Mathletics: Idea to Exit

Mathletics: Idea to Exit

In this conversation from the Melbourne EdTech Summit 2020, David Linke of EduGrowth interviews Founder and CEO of Inquisitive, Tim Power, about his entrepreneurial journey in founding 3P, as well as lessons learned in establishing and growing Mathletics and the World Education Games.

David Linke, Managing Director of EduGrowth, interviews Tim Power, the CEO and Founder of Inquisitive, about his entrepreneurial journey in developing 3P, as well as lessons learned in establishing and growing Mathletics and the World Education Games.

This far-reaching conversation touches on topics of particular interest to startups in locating and making hard decisions, conducting product research, developing your product to an audience, and how best to expand locally and internationally. Tim Power’s decades of experience in the EdTech space underlies a wealth of knowledge, useful to new and veteran entrepreneurs.

The highlights of their conversation, as well as a full transcript, follows below:

The early years of 3P Learning and Mathletics

In 2004, Tim’s team pinpointed a need to make maths more fun, and looked at technology as a way to accomplish that. The result was products that became 3P Learning and Mathletics. In those early days, Tim and his team learned some valuable lessons that would factor into the success of future EdTech products:

  • Focus on finding an unaddressed problem or niche in education. There will be no competition in that space and you will create a net positive for the world.
  • Understanding the problem comes before developing the tech. Priorities are key.
  • Listen to educators, students, and administrators. They are honest and can give very practical ideas and feedback.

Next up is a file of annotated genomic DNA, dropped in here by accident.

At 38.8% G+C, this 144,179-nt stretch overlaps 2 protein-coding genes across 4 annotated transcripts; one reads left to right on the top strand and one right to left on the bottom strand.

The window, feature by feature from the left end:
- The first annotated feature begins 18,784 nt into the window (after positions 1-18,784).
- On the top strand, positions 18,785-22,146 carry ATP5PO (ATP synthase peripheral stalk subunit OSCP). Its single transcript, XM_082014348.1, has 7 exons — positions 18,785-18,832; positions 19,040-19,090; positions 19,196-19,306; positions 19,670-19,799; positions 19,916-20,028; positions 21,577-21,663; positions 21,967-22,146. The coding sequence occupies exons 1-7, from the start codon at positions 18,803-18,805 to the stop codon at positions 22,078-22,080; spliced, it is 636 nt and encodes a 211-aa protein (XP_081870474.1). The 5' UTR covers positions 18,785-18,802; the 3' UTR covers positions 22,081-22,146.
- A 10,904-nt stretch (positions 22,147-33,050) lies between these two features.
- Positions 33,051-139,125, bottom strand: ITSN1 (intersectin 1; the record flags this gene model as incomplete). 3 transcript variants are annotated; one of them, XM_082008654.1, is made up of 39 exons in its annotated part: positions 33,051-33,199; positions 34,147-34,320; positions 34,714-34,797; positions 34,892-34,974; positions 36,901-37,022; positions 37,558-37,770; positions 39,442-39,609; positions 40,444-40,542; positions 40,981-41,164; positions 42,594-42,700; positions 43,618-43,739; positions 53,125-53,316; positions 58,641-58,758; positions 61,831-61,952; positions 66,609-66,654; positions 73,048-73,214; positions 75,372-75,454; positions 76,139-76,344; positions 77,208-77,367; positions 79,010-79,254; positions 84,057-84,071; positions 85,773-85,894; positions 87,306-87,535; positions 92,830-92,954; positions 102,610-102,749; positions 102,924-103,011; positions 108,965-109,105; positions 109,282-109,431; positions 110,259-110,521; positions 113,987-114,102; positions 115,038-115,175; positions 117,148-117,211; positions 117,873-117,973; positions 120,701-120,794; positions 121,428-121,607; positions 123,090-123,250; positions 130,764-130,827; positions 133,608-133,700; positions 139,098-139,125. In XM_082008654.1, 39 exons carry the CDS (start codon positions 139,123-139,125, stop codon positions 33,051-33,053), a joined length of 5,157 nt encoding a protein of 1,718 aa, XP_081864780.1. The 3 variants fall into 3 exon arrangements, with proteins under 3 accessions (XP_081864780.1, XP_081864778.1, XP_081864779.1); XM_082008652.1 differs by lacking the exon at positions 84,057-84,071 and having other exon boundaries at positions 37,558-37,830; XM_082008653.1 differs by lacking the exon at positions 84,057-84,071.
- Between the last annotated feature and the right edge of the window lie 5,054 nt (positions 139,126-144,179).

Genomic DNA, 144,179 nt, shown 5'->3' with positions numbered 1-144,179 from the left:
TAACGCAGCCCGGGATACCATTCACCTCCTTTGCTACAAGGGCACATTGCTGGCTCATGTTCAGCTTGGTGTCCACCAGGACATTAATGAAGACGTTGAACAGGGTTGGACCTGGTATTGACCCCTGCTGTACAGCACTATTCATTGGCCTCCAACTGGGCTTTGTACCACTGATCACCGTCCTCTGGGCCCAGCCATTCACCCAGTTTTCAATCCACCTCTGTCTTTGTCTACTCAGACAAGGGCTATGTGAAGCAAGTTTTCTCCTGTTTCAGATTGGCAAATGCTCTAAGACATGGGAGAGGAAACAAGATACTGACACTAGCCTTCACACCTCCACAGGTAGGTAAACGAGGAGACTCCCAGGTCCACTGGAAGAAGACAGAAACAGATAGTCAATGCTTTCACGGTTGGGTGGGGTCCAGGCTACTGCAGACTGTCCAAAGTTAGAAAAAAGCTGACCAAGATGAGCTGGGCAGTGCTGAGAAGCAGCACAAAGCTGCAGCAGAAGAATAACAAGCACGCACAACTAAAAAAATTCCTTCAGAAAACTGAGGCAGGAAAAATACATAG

• Accept iteration as a part of the process. The initial product will be poor, but iterative development improves its quality.
“Find a problem that no one else is solving, and solve it really well, and find great people to come on the journey with you to solve that problem that care about it like you care about it.”
Tim Power, Inquisitive
EduGrowth Cross Border Partnerships to Drive Outcomes - Warwick Freeland featured image

Developing a product

Choosing the right product to develop and then growing it and adjusting it based on feedback are some of the most important aspects of building a great EdTech. Tim gives some advice:

  • Anticipate the direction of tech. In 2004 streaming was a non-existent technology, but 3P and Mathletics built into it from an early stage and were able to ride its tailwinds when the technology achieved widespread adoption.
  • Work backwards in development. If the student is the target, start there and then work into teachers, parents, and administrators to develop a product that works for all parties.
  • Use surveys liberally, but construct them carefully. The right survey, bringing in the right research answers, can lead you to the correct software solution to produce.
“Teachers are good at giving you bad news. ‘That’s a bad thing.’ ‘That’s really badly conceived. Have another go.’”
Tim Power, Inquisitive

Principles and modes of operation